Black Hat USA 2016 and defcon 24 - The Last Word

This year's BH and Defcon were historic. Nothing less.

It was truly "The Rise of the Machines".

Darpa's CGC Contest

Any contest with a $2M first prize is special. When the result is a machine that beats some of the best humans in the world at CTF, this is extraordinary. When I checked today, Mayhem was 3rd last - better than 2 other human teams!
It now is only a question of time before a machine will win CTF.

In comparison, the DFIR folks in their various presentations were still bumbling and fumbling with basics.

Imagine what this weaponized technology will do in the hands of a nation state or some well-funded criminel organization.

A chilling thought.

(Update 16-8-08: Apparently the human Carnegie-Mellon team won the CTF, not their machine Mayhem. As mentioned above, at some point - sooner rather than later - the machines will win yet again.)

Unicorn, Keystone, Capstone

Chris Eagle was right on the mark when he emphasized the importance of Keystone, Capstone, and Unicorn.

This work produced a scriptable assembler, disassembler, and emulator.

When coupled with state-of-the-art AI, the resulting automation will be powerful.

Weaponizing AI, Automation

The presentation on weaponizing AI to automate spearphishing caught my attention. Weaponized AI coupled with automation means that the speed and impact of the attack is greatly enhanced.

In both presentations on AWS security that I attended, the theme of automation was mentioned: using AWS lambdas for offense as well as defense. (And BTW the Boeing peoples' AWS DFIR automation tools looked impressive.)

It is clear that the defenders will need task-specific, intelligent bots and other scalable automation to adequately protect against what is coming.

Just when you think things can't possibly get any worse ...

They do.

Http/2, QUIC

At Black Hat, various speakers pointed out the rapid, widespread deployment of Http/2 and especially QUIC.

Security tools haven't kept up. The QUIC protocol is encrypted. Both protocols have compression, multiple streams, and binary formats.

This makes it next to impossible to find corporate data being exfiltrated, or malware sneaking in.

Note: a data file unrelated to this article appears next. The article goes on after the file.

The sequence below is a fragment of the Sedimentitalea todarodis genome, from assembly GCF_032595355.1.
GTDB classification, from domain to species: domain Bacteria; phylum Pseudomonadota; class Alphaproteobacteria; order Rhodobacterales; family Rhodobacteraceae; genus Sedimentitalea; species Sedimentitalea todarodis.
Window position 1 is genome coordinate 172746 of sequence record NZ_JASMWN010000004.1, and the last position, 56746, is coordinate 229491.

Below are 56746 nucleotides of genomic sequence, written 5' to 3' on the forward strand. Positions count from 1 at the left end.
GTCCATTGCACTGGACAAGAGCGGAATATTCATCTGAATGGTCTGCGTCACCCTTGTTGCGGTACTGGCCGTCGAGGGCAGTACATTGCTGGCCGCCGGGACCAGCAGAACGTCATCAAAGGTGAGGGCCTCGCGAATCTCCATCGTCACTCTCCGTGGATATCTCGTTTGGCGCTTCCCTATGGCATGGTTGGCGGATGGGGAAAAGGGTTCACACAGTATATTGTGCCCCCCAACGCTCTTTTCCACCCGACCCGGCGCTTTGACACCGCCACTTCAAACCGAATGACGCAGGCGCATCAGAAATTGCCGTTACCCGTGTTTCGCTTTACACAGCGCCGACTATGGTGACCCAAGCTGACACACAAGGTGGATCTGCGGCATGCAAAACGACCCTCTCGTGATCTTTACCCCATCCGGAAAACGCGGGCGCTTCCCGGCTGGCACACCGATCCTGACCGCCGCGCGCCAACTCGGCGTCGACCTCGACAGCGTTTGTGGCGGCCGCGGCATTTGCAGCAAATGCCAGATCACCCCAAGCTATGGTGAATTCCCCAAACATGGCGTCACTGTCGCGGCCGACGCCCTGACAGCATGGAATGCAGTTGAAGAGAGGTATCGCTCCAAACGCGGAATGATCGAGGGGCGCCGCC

Worse yet, Impera pointed out the lack of maturity of Http/2 and showered us with bugs to prove it.

Credential Guard / VBS

Rafal Wojtczuk from Bromium elegantly dissected MS' VBS. He pointed out the compromises MS had to make in the design, the areas of weakness, the complexity, the need to configure precisely, the dependencies on other protections such as secureboot and TPM.

This technology is definitely not the panaceas that MS would have had us believe when the technologies were first announced.


The Empire folks released Bloodhound - a tool that uses graph theory to analyze AD relationships and attack patterns.

We all knew that AD will willingly spew out tons of valuable configuration information to any authenticated user that asks. We also knew that local admin group contents are vital; that the Help Desk folks are some of the most valuable targets in the enterprise AD.

I was nonetheless totally blown away when I saw the visualization graphs showing AD attack paths. Nothing less than incredible.

The death of the password

Yep, I was late to the party. But a kind soul at BH pointed out the new NIST proposed password standards. It was as if someone had said that motherhood was a lie.

No more expiration or password complexity requirements? The reusable password is a what? a vulnerability?

And yet this is obvious technical reality.

(Update 16-8-08: The NIST blog article was an April Fool's gotcha. Oups. But then I noticed that BSidesLV has a Passwords16 track exclusively dedicated to "(in)security of passwords". There is even a Con (https://passwordscon.org/) about AuthN. So must be an important issue. Right?)

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